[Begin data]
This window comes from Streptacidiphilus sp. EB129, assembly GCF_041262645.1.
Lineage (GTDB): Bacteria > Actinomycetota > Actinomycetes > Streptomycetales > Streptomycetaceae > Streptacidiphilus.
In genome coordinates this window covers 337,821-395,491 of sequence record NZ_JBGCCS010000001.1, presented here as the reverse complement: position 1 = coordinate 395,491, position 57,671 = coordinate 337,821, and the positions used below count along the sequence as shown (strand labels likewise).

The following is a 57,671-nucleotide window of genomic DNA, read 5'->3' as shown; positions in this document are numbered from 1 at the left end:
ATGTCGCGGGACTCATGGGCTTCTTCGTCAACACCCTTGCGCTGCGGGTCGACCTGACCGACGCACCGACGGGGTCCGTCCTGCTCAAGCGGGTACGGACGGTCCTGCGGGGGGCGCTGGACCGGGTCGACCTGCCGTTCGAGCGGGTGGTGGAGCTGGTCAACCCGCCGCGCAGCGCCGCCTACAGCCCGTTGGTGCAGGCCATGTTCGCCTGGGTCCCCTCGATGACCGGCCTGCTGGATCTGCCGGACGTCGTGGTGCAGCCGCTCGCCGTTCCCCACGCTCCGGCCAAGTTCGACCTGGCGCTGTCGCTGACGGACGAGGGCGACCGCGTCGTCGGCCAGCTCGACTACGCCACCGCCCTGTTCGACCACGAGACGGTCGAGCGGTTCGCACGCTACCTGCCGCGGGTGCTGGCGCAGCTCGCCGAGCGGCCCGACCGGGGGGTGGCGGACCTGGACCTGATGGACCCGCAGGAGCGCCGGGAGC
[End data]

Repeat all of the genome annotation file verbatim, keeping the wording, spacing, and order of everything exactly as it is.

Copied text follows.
This window comes from Streptacidiphilus sp. EB129, assembly GCF_041262645.1.
Lineage (GTDB): Bacteria > Actinomycetota > Actinomycetes > Streptomycetales > Streptomycetaceae > Streptacidiphilus.
In genome coordinates this window covers 337,821-395,491 of sequence record NZ_JBGCCS010000001.1, presented here as the reverse complement: position 1 = coordinate 395,491, position 57,671 = coordinate 337,821, and the positions used below count along the sequence as shown (strand labels likewise).

The following is a 57,671-nucleotide window of genomic DNA, read 5'->3' as shown; positions in this document are numbered from 1 at the left end:
ATGTCGCGGGACTCATGGGCTTCTTCGTCAACACCCTTGCGCTGCGGGTCGACCTGACCGACGCACCGACGGGGTCCGTCCTGCTCAAGCGGGTACGGACGGTCCTGCGGGGGGCGCTGGACCGGGTCGACCTGCCGTTCGAGCGGGTGGTGGAGCTGGTCAACCCGCCGCGCAGCGCCGCCTACAGCCCGTTGGTGCAGGCCATGTTCGCCTGGGTCCCCTCGATGACCGGCCTGCTGGATCTGCCGGACGTCGTGGTGCAGCCGCTCGCCGTTCCCCACGCTCCGGCCAAGTTCGACCTGGCGCTGTCGCTGACGGACGAGGGCGACCGCGTCGTCGGCCAGCTCGACTACGCCACCGCCCTGTTCGACCACGAGACGGTCGAGCGGTTCGCACGCTACCTGCCGCGGGTGCTGGCGCAGCTCGCCGAGCGGCCCGACCGGGGGGTGGCGGACCTGGACCTGATGGACCCGCAGGAGCGCCGGGAGC